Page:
How to cut clutter from your family photos and make them wall-worthy
When your subject – let’s say, an adorable, dimply, cheeky toddler – is playing in the garden and you want to capture an image of him but NOT the lurid blue paddling pool behind him, what do you do?
You could try and move the offending item, and any other annoying objects while you’re at it. But you know that doing this will probably distract your child and result in him moving off, ruining the moment.
So instead you try and achieve a shallow depth of field in your image, which means that your child will be in focus, but the background will be nicely blurred out, rendering any unwanted elements indistinguishable. To achieve this, you have a few options which you can use separately, or combined:
1. Shoot wide.
Adjust your DSLR’s aperture so that it is wider, rather than narrower (which means setting it to a low f-number i.e f5.6 or f4, or even f2.8, if that is where your lens can go). This also has the advantage of allowing you a faster shutter speed as your wide aperture is allowing in more light.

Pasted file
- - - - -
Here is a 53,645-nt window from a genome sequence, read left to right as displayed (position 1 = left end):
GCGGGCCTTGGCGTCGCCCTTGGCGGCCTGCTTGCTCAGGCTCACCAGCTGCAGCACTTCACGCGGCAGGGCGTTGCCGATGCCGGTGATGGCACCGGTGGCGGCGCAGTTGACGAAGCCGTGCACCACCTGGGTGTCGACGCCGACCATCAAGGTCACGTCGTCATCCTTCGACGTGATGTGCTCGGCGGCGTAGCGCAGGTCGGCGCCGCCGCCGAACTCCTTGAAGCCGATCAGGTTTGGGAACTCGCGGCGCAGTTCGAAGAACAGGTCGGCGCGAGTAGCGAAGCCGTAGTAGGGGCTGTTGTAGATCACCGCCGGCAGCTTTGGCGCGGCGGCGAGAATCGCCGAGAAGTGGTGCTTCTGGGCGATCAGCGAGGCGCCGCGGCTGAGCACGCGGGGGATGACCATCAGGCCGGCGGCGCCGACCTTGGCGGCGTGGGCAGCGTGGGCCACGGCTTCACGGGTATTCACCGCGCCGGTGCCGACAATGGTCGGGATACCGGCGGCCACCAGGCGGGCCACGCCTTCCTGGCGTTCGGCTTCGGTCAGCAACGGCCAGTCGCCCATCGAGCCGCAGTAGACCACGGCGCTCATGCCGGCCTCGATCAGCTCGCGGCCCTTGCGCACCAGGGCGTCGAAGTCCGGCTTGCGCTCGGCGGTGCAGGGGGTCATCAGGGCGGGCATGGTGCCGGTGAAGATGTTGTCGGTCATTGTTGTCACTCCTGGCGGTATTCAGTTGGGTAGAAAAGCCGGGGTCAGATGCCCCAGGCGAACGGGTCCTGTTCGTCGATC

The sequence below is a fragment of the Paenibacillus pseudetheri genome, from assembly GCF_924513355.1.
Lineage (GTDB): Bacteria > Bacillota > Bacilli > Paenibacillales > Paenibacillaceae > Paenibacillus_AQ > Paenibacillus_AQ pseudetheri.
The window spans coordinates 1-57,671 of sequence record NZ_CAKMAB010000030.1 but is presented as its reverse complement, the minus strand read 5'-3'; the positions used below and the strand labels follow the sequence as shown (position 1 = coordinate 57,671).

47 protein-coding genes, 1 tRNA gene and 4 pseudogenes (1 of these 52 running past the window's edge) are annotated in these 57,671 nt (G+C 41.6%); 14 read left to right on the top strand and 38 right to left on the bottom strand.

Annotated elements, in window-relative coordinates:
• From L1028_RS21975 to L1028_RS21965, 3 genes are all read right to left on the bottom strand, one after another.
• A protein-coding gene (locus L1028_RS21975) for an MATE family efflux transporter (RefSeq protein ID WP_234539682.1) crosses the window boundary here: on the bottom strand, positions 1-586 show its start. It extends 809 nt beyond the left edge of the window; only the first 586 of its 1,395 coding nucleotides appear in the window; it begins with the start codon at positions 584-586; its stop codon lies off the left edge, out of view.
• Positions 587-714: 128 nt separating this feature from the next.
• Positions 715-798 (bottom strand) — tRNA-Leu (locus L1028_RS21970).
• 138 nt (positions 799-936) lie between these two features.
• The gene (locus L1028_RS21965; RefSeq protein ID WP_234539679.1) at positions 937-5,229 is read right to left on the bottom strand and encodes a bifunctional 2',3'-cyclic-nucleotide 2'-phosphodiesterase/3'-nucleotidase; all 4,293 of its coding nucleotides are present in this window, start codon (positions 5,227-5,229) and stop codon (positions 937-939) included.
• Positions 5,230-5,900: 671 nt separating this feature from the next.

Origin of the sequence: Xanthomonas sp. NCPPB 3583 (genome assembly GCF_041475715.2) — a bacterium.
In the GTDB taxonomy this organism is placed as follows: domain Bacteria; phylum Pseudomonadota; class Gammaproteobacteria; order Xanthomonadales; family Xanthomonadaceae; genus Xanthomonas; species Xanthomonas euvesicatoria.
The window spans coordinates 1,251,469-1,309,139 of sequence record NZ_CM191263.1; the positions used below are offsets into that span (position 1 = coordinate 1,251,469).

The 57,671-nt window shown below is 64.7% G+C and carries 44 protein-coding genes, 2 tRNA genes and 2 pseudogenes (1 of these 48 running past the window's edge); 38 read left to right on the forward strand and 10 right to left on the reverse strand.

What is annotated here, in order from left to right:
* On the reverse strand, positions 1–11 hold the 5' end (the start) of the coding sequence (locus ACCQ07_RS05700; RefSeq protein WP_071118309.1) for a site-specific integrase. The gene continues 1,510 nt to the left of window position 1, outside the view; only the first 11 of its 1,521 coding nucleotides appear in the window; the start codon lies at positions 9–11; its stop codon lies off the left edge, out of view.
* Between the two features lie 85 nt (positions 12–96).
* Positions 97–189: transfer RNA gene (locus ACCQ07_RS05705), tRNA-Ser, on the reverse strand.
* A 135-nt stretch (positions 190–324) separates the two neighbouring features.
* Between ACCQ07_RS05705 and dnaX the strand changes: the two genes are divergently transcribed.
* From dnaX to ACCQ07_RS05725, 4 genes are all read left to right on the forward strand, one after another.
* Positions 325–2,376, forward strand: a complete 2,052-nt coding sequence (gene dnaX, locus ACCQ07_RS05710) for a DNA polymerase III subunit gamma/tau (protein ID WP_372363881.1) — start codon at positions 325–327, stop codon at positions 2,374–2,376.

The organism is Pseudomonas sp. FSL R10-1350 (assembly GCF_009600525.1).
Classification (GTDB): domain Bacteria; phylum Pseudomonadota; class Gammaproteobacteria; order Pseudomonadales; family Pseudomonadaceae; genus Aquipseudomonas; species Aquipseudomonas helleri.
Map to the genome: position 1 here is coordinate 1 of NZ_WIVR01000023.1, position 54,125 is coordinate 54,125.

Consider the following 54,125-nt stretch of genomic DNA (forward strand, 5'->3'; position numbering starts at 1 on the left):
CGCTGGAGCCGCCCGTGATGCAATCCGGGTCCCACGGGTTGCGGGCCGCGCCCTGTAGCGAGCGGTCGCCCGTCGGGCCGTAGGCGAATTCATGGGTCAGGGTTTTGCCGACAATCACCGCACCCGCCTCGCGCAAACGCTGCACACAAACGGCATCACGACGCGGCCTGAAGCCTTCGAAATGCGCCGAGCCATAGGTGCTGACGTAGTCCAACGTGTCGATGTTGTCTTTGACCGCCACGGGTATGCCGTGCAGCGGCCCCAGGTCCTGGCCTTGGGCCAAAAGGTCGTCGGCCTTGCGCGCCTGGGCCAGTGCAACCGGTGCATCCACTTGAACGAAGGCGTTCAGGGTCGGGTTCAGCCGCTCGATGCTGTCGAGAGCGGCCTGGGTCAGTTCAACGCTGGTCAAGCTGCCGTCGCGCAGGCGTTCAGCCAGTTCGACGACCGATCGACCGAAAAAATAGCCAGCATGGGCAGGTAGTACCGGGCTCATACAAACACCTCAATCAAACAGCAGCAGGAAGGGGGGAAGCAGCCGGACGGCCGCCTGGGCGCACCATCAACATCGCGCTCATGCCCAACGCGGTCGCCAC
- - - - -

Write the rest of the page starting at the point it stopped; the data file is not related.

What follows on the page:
2. Use a longer focal length.
Using a longer length renders what appears to be a shallower depth of field – try using a 200mm lens, and a 18mm lens for the same scene, at the same aperture setting, to see the difference.
3. Move on back
If you can, position your subject closer to you and further away from the background – this does blur out the background a little more, although you’d want to use a low f-stop to really take advantage of this.
- Focus very carefully when using wide apertures
- Avoid too wide an aperture if you are close to your subject
- Be mindful of your shutter speed when shooting with long focal lengths: too slow and your long lens will magnify any camera shake
- Using Aperture Priority shooting mode will make your life easier when shooting moving and unpredictable children
- Cranky children can often be coaxed into a different position using bribes. (Yes, I believe in bribery to get the right shot. Don’t tell Gina Ford.)